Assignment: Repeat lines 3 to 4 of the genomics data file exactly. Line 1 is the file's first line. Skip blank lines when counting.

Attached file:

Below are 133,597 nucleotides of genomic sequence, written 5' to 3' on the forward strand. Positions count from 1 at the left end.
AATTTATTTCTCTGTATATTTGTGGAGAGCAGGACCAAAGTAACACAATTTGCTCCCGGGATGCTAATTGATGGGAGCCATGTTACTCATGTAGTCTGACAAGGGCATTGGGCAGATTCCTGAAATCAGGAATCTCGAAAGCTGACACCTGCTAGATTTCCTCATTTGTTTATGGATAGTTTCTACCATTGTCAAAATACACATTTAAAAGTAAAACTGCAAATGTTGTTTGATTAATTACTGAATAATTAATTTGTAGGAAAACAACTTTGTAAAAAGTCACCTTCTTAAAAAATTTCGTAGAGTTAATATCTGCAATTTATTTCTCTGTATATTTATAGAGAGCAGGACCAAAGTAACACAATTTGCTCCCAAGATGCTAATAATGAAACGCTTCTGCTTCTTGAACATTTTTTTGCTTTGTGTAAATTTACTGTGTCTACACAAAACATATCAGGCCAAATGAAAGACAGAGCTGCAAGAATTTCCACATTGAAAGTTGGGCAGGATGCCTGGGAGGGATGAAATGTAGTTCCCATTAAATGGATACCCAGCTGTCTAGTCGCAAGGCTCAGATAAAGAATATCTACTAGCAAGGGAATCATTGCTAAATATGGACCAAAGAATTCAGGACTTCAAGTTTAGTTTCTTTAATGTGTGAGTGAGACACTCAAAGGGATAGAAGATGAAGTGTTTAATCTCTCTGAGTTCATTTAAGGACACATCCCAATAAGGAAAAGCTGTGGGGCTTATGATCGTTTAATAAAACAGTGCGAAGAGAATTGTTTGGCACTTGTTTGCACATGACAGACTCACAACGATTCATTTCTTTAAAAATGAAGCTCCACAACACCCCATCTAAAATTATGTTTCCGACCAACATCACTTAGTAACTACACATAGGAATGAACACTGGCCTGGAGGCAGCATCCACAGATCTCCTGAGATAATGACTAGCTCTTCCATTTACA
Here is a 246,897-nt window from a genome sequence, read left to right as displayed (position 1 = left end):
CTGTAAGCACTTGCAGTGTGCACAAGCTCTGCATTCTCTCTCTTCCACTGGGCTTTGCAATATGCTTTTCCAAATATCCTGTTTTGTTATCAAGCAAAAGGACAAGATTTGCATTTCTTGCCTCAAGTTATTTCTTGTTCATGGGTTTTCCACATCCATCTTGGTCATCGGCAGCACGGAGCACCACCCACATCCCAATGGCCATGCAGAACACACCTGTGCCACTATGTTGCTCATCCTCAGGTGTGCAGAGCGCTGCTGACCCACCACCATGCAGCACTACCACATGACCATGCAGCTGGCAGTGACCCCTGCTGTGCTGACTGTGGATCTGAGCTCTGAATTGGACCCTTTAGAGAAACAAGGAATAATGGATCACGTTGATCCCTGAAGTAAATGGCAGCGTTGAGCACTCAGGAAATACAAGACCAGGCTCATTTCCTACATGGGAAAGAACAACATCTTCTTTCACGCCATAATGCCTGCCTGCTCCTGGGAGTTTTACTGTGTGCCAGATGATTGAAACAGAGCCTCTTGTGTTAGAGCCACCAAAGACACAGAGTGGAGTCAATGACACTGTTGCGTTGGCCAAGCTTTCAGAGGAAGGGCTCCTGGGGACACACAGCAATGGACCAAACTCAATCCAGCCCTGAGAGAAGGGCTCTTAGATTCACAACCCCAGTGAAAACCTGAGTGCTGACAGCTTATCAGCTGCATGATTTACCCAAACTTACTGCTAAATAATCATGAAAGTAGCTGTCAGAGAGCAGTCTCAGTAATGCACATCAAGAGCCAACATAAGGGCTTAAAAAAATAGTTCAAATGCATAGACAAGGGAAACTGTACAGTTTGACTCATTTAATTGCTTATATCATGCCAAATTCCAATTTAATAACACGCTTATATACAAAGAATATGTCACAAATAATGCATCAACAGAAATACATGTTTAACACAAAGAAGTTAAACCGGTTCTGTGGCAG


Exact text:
Here is a 246,897-nt window from a genome sequence, read left to right as displayed (position 1 = left end):
CTGTAAGCACTTGCAGTGTGCACAAGCTCTGCATTCTCTCTCTTCCACTGGGCTTTGCAATATGCTTTTCCAAATATCCTGTTTTGTTATCAAGCAAAAGGACAAGATTTGCATTTCTTGCCTCAAGTTATTTCTTGTTCATGGGTTTTCCACATCCATCTTGGTCATCGGCAGCACGGAGCACCACCCACATCCCAATGGCCATGCAGAACACACCTGTGCCACTATGTTGCTCATCCTCAGGTGTGCAGAGCGCTGCTGACCCACCACCATGCAGCACTACCACATGACCATGCAGCTGGCAGTGACCCCTGCTGTGCTGACTGTGGATCTGAGCTCTGAATTGGACCCTTTAGAGAAACAAGGAATAATGGATCACGTTGATCCCTGAAGTAAATGGCAGCGTTGAGCACTCAGGAAATACAAGACCAGGCTCATTTCCTACATGGGAAAGAACAACATCTTCTTTCACGCCATAATGCCTGCCTGCTCCTGGGAGTTTTACTGTGTGCCAGATGATTGAAACAGAGCCTCTTGTGTTAGAGCCACCAAAGACACAGAGTGGAGTCAATGACACTGTTGCGTTGGCCAAGCTTTCAGAGGAAGGGCTCCTGGGGACACACAGCAATGGACCAAACTCAATCCAGCCCTGAGAGAAGGGCTCTTAGATTCACAACCCCAGTGAAAACCTGAGTGCTGACAGCTTATCAGCTGCATGATTTACCCAAACTTACTGCTAAATAATCATGAAAGTAGCTGTCAGAGAGCAGTCTCAGTAATGCACATCAAGAGCCAACATAAGGGCTTAAAAAAATAGTTCAAATGCATAGACAAGGGAAACTGTACAGTTTGACTCATTTAATTGCTTATATCATGCCAAATTCCAATTTAATAACACGCTTATATACAAAGAATATGTCACAAATAATGCATCAACAGAAATACATGTTTAACACAAAGAAGTTAAACCGGTTCTGTGGCAG